Sunday, 20 January 2008


Listening to: Times Like These (Jack Johnson)
Weather: You name it. . .
What's for tea: Christmas dinner (really!)

I don't have much time for golf as a rule. Elitist, expensive, crushingly dull - the Conservative Party at play. The only time grown men who have no idea how to dress themselves wear clothes their wives/secretaries haven't chosen for them.

I've played twice and the only thing more boring than playing a round of golf is the conversation in the bar (which always serves lousy beer) afterwards.

However, I'm giving some serious consideration to taking the game up following a visit to my local course.

Golf in Scotland, much like opera in Italy, is far more accessible to folk from all walks of life than south of the border, but that's not the only reason. The course on Westray makes the average Marines assault course look like a nature ramble - crazy golf, if you like.

The course is behind Pierowall village, between Grobust beach and Noltland Castle, and very much open to the elements, particularly the north winds which blow sand over much of it and rabbits. It's a nine-holer (I think). That's if you don't count the rabbits - in that case it's a 1,275-holer.

The Boy and I have had two or three walks across it and counted half-a-dozen "greens" (I use the word advisedly) the other day. Today another one had miraculously reappeared from under a thick covering of sand.

One green is even fenced off in an attempt, I presume, to keep the rabbits off. The fairways are either a bit rough or (as you can see in the picture of - we reckon - the fifth green) under water.

The biggest sand trap is about 15yd long and the upper lip is maybe ten feet high.

There's a cow's skeleton in it.

There's no poncey clubhouse, no manicured turf, no dull BMW-driving executives. Just a real sporting challenge and a pint in the Pierowall Hotel afterwards.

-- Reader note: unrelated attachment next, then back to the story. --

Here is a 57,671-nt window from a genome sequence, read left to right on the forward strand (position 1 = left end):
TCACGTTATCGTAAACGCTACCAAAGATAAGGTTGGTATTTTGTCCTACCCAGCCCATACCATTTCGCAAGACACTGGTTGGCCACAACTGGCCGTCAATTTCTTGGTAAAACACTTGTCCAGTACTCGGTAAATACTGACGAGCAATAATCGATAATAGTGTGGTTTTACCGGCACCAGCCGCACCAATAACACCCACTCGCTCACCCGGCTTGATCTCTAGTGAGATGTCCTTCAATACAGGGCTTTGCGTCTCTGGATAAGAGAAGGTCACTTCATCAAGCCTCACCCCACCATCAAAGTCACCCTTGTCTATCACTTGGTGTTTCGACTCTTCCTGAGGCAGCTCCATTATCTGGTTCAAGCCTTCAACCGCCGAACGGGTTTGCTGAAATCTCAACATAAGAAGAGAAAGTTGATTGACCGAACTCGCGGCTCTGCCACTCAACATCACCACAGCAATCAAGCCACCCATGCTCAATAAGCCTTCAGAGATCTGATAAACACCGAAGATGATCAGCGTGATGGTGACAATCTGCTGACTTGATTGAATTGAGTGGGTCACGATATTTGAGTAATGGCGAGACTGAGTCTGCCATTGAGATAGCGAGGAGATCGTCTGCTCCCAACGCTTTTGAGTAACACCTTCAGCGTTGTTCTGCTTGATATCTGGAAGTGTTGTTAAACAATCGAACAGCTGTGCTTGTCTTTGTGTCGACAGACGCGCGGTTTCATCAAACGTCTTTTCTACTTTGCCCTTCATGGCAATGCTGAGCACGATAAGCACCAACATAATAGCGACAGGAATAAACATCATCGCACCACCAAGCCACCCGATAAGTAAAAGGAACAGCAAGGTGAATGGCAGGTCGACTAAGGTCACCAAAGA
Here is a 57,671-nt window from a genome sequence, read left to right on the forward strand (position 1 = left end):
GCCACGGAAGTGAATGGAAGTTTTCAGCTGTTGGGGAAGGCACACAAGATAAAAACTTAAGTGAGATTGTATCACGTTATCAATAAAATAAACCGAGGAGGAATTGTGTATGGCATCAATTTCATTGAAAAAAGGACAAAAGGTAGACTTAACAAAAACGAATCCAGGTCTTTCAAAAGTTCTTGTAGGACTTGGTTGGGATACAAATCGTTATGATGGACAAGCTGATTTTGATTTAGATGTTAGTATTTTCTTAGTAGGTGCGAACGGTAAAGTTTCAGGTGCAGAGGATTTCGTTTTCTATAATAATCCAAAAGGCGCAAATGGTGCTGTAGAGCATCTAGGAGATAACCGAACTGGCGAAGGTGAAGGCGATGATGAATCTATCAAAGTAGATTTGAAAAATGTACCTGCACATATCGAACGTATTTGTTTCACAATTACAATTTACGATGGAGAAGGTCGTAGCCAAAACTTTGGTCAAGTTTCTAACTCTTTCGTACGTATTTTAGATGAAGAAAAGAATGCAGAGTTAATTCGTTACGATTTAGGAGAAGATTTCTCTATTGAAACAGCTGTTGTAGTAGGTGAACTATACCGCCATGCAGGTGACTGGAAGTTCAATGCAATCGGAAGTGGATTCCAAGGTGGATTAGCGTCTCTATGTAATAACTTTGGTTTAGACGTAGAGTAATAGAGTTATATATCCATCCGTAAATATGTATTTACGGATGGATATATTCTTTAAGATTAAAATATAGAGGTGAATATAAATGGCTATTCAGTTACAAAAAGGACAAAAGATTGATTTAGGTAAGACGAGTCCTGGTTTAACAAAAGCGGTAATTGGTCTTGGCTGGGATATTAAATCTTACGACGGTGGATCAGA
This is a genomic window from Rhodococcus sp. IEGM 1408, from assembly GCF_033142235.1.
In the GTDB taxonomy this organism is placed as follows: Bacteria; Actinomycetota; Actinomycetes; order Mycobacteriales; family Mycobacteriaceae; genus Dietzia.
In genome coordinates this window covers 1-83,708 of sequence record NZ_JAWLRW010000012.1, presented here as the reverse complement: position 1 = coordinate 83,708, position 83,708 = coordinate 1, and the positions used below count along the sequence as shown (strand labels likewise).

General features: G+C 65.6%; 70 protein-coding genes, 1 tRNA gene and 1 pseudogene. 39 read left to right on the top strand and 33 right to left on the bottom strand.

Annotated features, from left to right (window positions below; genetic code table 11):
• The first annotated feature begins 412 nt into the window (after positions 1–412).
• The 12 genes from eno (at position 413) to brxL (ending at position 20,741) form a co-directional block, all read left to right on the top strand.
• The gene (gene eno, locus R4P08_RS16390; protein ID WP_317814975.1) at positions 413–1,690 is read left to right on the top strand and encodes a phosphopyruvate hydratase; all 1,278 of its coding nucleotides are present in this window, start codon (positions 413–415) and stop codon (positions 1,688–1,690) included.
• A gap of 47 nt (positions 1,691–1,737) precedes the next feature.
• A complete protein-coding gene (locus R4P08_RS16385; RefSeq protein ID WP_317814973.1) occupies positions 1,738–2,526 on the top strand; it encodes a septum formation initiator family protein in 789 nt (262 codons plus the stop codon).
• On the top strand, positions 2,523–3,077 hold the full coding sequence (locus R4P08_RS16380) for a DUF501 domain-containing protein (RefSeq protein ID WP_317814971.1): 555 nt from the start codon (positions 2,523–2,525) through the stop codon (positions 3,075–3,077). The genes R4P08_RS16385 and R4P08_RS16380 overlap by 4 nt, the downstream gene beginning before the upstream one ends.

Gotta get me some bats.


fiwa said...

Now that's my kinda golf! The last time my boy went golfing, he got kicked out for being too agressive. They told him it was golf, not baseball, and the object was NOT to see how much grass you could hack up with each swing. Apparently he hit the balls hard enough that it was becoming dangerous for the people upwind.

Reg Pither said...!!! Golf! Bloody golf!! That just about puts the tin hat on it!!!
You could never get it in the little windmill down here. What makes you think it's going to be different up there?

dinahmow said...

Ah, yes! Golf,that shove-ha'p'ny- with-sticks game played by people with 'way too much spare time.
I had a crack at it as a kid and, apart from being good at the putting part, was total rubbish!
But I just came over with a quote for you:
"Never try to teach a pig to sing.You'll waste your time and annoy the hell out of the pig." Anon.
Just thought it might help get your own back on those lads.

Dave said...

I trust the cricket pitch is kept in better order.

Malc said...


Good lad! A man after my own heart. He'd love the course here. You're too busy trying to stay upright in the fierce north wind to get aggressive.


Thanks for the advice, 'Tiger'.


I love shove-ha'p'ny as it happens. The only pub I know that still has a slate is The Loggerheads in Shrewsbury - second best pub in the world.
I'm just off out to plug the karaoke machine into the pigshed.


Cricket? You're kidding. The folk over on 'Little England' (Sanday) put a team together once in a while - haven't the foggiest who they play. The Orkney representative team went over to Caithness last August and had to borrow three players. Cricket's not big up here.

Ginni Dee said...

Gives a whole new meaning to "rough".

Hahaha...I love golf! But that's a bit too "natural" for me!!

mig bardsley said...

Almost I begin to like the sound of golf!

The Birdwatcher said...

Great looking course but why not just go for a walk. I gave up on golf when I had to accompany my boss round the municipal course at Oadby. He was dead keen and had all the kit, including horrid check trousers. On the first tee he strode confidently up to the whatever you call it where you hit the ball from and managed to hit backwards. He took another go and several of the people watching formed a slip cordon behind him. He went round in 228.